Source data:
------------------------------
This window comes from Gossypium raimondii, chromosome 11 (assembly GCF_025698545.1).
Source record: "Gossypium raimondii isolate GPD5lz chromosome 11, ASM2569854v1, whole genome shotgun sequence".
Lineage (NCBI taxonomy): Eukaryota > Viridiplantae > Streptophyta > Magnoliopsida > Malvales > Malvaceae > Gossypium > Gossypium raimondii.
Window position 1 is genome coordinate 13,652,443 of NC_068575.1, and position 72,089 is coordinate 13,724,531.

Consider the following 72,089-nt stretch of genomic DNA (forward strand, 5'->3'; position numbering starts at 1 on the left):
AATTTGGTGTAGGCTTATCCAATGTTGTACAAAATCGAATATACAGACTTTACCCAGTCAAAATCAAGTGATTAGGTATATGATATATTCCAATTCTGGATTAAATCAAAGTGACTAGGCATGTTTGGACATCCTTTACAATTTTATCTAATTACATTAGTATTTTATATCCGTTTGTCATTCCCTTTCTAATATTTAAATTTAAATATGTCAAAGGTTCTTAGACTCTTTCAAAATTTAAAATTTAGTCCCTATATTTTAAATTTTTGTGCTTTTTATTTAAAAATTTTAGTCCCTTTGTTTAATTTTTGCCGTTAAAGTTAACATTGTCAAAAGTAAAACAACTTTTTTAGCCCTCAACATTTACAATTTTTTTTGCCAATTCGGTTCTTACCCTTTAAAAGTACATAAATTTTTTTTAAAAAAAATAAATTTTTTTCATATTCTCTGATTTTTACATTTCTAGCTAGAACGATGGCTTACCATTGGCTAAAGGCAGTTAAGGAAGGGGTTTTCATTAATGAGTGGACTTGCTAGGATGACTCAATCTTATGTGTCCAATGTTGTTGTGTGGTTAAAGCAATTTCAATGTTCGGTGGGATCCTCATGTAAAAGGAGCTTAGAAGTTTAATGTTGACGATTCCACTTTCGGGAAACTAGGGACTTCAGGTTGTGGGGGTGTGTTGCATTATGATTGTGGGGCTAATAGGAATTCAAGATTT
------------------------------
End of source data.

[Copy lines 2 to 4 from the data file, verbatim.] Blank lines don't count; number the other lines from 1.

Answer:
Source record: "Gossypium raimondii isolate GPD5lz chromosome 11, ASM2569854v1, whole genome shotgun sequence".
Lineage (NCBI taxonomy): Eukaryota > Viridiplantae > Streptophyta > Magnoliopsida > Malvales > Malvaceae > Gossypium > Gossypium raimondii.
Window position 1 is genome coordinate 13,652,443 of NC_068575.1, and position 72,089 is coordinate 13,724,531.